- Rock Band Live Tour (with Dashboard Confessional) (2008)
- Summer Tour 2016 (with Weezer) (2016)
- Take Cover Tour (for Acceptance and The Receiving End of Sirens) (2005)
- Ambitious Ones and Smoking Guns Tour (for The Academy Is...) (2006)
- Truckstops & Statelines Tour (for The Academy Is...) (2006)
- Blink-182 in Concert (Blink-182) (2009)
- Save Rock and Roll Tour (for Fall Out Boy) (2013)
Awards and nominations
|2017||Best Rock Album||Death of a Bachelor||Nominated|||
MTV Video Music Awards
|2006||Video of the Year||"I Write Sins Not Tragedies"||Won|||
|Best New Artist in a Video||Nominated|||
|Best Group Video||Nominated|||
|Best Rock Video||Nominated|||
|Best Art Direction||Nominated|||
|2008||Best Pop Video||"Nine in the Afternoon"||Nominated|||
|2016||Best Rock Video||"Victorious"||Nominated|||
|2006||Teen Choice Awards||Rock Track||"I Write Sins Not Tragedies"||Nominated|||
|TMF Awards||Best Video International||Won|||
|2007||Los Premios MTV Latinoamérica||Best International Rock Group||Panic! at the Disco||Nominated|||
|Kerrang! Awards||Best International Band||Nominated|||
|2008||Los Premios MTV Latinoamérica||Best International Rock Group||Nominated|||
|MTV Asia Awards||The Style Award||Won|||
|Teen Choice Awards||Rock Track||"Nine in the Afternoon"||Nominated|||
|2011||Kerrang! Awards||Best Single||"The Ballad of Mona Lisa"||Nominated|||
|2014||Alternative Press Music Awards||Best Vocalist||Brendon Urie||Won|||
|Artist of the Year||Panic! at the Disco||Nominated|
|2015||Best Bassist||Dallon Weekes||Nominated|||
|Best Live Band||Panic! at the Disco||Nominated|
|Rock Sound Readers Poll||Video of the Year||"Emperor's New Clothes"||Won|||
|2016||Alternative Press Music Awards||Best Music Video||Won|||
|Song of the Year||"Hallelujah"||Won|
|Artist of the Year||Panic! at the Disco||Nominated|||
|2017||People's Choice Awards||Favorite Group||Nominated|||
- James Montgomery (January 11, 2008). "Panic at the Disco Explain Excised Exclamation Point: 'It Got A Little Bit Annoying'". MTV News. Retrieved February 13, 2011.
- Cashmere, Paul (January 13, 2008). "Panic! At The Disco Change Their Name". GoConnect. Retrieved June 2, 2013.
- allmusic ((( Panic at the Disco – Biography )))
- Santiago, Brianna (June 19, 2015). "Celebrities you didn't know graduated from Las Vegas high schools". Las Vegas Sun. Retrieved March 23, 2018.
- "Panic! comes home to play House of Blues". Las Vegas Sun. June 18, 2011. Retrieved March 23, 2018.
- Kalil, Mike (October 28, 2005). "Panic! Attacks". Las Vegas Review-Journal. Archived from the original on June 29, 2011. Retrieved March 21, 2018.
- "Who are Panic! at the Disco?". BBC News. September 1, 2006. Retrieved March 23, 2011.
- Dave Simpson (June 20, 2008). "Growing up is hard to do". The Guardian. Retrieved March 23, 2011.
- Brandon Herbel (November 11, 2005). "Panic! At the Disco – Interview". AbsolutePunk. Retrieved March 23, 2011.
- James Montgomery (February 2, 2006). "Panic! At The Disco Fight For Cred, Swear They Have No Beef with the Killers". MTV News. Retrieved March 20, 2011.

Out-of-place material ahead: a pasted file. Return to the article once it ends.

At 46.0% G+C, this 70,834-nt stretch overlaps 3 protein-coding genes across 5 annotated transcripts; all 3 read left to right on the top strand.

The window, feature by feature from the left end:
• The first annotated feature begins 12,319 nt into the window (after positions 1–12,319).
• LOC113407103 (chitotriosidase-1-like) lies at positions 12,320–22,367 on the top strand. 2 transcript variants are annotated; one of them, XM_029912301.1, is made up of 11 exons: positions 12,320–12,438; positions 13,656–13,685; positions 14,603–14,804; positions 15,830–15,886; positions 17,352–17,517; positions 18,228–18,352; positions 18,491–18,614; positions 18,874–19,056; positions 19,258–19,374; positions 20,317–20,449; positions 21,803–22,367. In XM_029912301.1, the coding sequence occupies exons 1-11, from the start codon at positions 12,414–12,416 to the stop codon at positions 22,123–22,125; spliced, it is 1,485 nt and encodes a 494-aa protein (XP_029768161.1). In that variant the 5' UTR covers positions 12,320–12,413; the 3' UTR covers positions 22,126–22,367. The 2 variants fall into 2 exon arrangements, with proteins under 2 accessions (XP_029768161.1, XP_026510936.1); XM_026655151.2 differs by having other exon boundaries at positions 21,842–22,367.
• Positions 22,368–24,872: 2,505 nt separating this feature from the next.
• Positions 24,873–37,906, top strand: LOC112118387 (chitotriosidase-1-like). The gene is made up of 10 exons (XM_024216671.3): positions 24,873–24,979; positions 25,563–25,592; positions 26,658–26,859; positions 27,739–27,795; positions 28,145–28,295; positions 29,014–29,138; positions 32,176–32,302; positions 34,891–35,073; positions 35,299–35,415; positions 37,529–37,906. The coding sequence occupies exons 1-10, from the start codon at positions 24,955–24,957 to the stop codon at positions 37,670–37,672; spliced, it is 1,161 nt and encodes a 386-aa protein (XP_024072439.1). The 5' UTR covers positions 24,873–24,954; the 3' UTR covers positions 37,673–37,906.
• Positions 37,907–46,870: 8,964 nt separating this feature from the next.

- Valerie Nome (March 22, 2011). "Panic! At The Disco Frontman Moves Forward". OK!. Archived from the original on March 24, 2011. Retrieved March 23, 2011.
- "Panic! Attack". Dose.ca. July 11, 2006. Archived from the original on March 21, 2012. Retrieved March 23, 2011.
- James Montgomery (July 31, 2006). "Panic! At The Disco Carry Emo-Punk Banner into VMAs With Five Noms". MTV News. Retrieved March 20, 2011.
- Cathy McCabe (October 5, 2006). "Time to hit panic button". Herald Sun. Australia. Retrieved March 23, 2011.
- Herald-Journal staff reports (July 29, 2005). "Fall Out Boy to lead Nintendo Fusion Tour". Herald-Journal. Retrieved March 26, 2011.
- Gene Stout (December 1, 2006). "A sudden Panic! has hit the world". Seattle Post-Intelligencer. Retrieved March 23, 2011.
- James Montgomery (May 18, 2006). "Panic! At The Disco Claim Split With Bassist Was Amicable, Mutual Decision". MTV News. Retrieved March 23, 2011.
- James Montgomery (May 18, 2006). "Panic! At The Disco Split Gets Nasty: Band Alleges Wilson Did Not Play On LP". MTV News. Retrieved March 23, 2011.
- James Montgomery (August 9, 2006). "Ex-Panic! At The Disco Bassist Initiates Legal Action Against Band". MTV News. Retrieved March 23, 2011.
- "The Academy Is…. & Panic! At The Disco – 'The Ambitious Ones and Smoking Guns Tour'". ContactMusic.com. January 16, 2006. Retrieved March 26, 2011.
- Jem Aswad (March 31, 2006). "Panic! At The Disco Announce First Headlining North American Tour". MTV News. Retrieved March 26, 2011.
- "Panic! At The Disco speak after bottling". NME. August 25, 2006. Retrieved March 26, 2011.
- James Montgomery (October 3, 2006). "For Next Tour, Panic! At The Disco Relying On … Motley Crue?". MTV News. Retrieved March 26, 2011.
- Joanna Horowitz (December 5, 2006). "Circus troupe Panic! steals the limelight". The Seattle Times. Retrieved March 26, 2011.
- Kelefa Sanneh (November 15, 2006). "Rock 'n' Roll 'n' Circus, on Tour From Las Vegas". The New York Times. Retrieved March 26, 2011.
- "Panic! At The Disco Open Tour With Mime, Drum Line & Oh Yeah, And Rock – MTV News". MTV News. Montgomery, James. August 11, 2006. Retrieved July 3, 2014.
- Corey Moss (December 26, 2006). "Panic! At The Disco Promise Vulgar Video, Want Movie Music For New LP". MTV News. Retrieved February 13, 2011.
- "Panic! At The Disco move into cabin to begin work on new LP". Alternative Press. March 8, 2007. Retrieved January 20, 2011.